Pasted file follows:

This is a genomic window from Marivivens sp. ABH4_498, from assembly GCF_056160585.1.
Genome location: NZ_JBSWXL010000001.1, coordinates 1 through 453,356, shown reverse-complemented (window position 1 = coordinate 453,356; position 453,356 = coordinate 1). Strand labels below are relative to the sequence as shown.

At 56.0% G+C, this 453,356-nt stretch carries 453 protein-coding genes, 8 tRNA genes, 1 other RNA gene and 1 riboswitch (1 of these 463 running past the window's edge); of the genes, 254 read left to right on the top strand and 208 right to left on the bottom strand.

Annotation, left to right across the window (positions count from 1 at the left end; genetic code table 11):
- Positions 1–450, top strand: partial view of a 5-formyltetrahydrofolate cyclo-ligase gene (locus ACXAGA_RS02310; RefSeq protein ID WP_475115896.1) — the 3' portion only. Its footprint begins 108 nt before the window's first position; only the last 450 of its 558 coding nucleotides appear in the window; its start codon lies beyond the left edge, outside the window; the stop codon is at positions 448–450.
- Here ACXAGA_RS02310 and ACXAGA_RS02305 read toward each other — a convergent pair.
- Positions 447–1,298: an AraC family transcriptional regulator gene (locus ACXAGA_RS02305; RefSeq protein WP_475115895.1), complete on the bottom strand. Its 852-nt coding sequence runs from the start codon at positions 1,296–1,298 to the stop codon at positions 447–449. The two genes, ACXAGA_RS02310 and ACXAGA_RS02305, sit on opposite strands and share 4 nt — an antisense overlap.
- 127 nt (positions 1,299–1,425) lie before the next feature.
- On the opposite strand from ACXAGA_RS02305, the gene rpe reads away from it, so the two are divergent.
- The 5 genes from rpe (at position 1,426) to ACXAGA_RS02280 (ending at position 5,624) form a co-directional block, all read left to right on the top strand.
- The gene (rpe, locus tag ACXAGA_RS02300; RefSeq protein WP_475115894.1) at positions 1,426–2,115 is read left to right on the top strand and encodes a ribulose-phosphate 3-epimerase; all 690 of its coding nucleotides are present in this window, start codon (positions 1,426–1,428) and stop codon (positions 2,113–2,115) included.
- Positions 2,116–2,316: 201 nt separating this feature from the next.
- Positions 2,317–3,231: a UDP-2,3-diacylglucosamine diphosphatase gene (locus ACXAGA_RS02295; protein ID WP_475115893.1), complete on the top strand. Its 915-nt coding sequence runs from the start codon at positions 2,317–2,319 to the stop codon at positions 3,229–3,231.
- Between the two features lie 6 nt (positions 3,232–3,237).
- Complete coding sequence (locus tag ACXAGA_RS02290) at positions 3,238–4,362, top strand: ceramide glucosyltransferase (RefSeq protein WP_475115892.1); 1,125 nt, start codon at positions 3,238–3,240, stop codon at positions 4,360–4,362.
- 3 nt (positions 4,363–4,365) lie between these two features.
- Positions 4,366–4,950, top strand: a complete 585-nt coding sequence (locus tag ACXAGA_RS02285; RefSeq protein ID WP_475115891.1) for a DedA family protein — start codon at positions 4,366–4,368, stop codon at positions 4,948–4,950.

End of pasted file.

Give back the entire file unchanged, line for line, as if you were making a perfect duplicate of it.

This is a genomic window from Marivivens sp. ABH4_498, from assembly GCF_056160585.1.
Genome location: NZ_JBSWXL010000001.1, coordinates 1 through 453,356, shown reverse-complemented (window position 1 = coordinate 453,356; position 453,356 = coordinate 1). Strand labels below are relative to the sequence as shown.

At 56.0% G+C, this 453,356-nt stretch carries 453 protein-coding genes, 8 tRNA genes, 1 other RNA gene and 1 riboswitch (1 of these 463 running past the window's edge); of the genes, 254 read left to right on the top strand and 208 right to left on the bottom strand.

Annotation, left to right across the window (positions count from 1 at the left end; genetic code table 11):
- Positions 1–450, top strand: partial view of a 5-formyltetrahydrofolate cyclo-ligase gene (locus ACXAGA_RS02310; RefSeq protein ID WP_475115896.1) — the 3' portion only. Its footprint begins 108 nt before the window's first position; only the last 450 of its 558 coding nucleotides appear in the window; its start codon lies beyond the left edge, outside the window; the stop codon is at positions 448–450.
- Here ACXAGA_RS02310 and ACXAGA_RS02305 read toward each other — a convergent pair.
- Positions 447–1,298: an AraC family transcriptional regulator gene (locus ACXAGA_RS02305; RefSeq protein WP_475115895.1), complete on the bottom strand. Its 852-nt coding sequence runs from the start codon at positions 1,296–1,298 to the stop codon at positions 447–449. The two genes, ACXAGA_RS02310 and ACXAGA_RS02305, sit on opposite strands and share 4 nt — an antisense overlap.
- 127 nt (positions 1,299–1,425) lie before the next feature.
- On the opposite strand from ACXAGA_RS02305, the gene rpe reads away from it, so the two are divergent.
- The 5 genes from rpe (at position 1,426) to ACXAGA_RS02280 (ending at position 5,624) form a co-directional block, all read left to right on the top strand.
- The gene (rpe, locus tag ACXAGA_RS02300; RefSeq protein WP_475115894.1) at positions 1,426–2,115 is read left to right on the top strand and encodes a ribulose-phosphate 3-epimerase; all 690 of its coding nucleotides are present in this window, start codon (positions 1,426–1,428) and stop codon (positions 2,113–2,115) included.
- Positions 2,116–2,316: 201 nt separating this feature from the next.
- Positions 2,317–3,231: a UDP-2,3-diacylglucosamine diphosphatase gene (locus ACXAGA_RS02295; protein ID WP_475115893.1), complete on the top strand. Its 915-nt coding sequence runs from the start codon at positions 2,317–2,319 to the stop codon at positions 3,229–3,231.
- Between the two features lie 6 nt (positions 3,232–3,237).
- Complete coding sequence (locus tag ACXAGA_RS02290) at positions 3,238–4,362, top strand: ceramide glucosyltransferase (RefSeq protein WP_475115892.1); 1,125 nt, start codon at positions 3,238–3,240, stop codon at positions 4,360–4,362.
- 3 nt (positions 4,363–4,365) lie between these two features.
- Positions 4,366–4,950, top strand: a complete 585-nt coding sequence (locus tag ACXAGA_RS02285; RefSeq protein ID WP_475115891.1) for a DedA family protein — start codon at positions 4,366–4,368, stop codon at positions 4,948–4,950.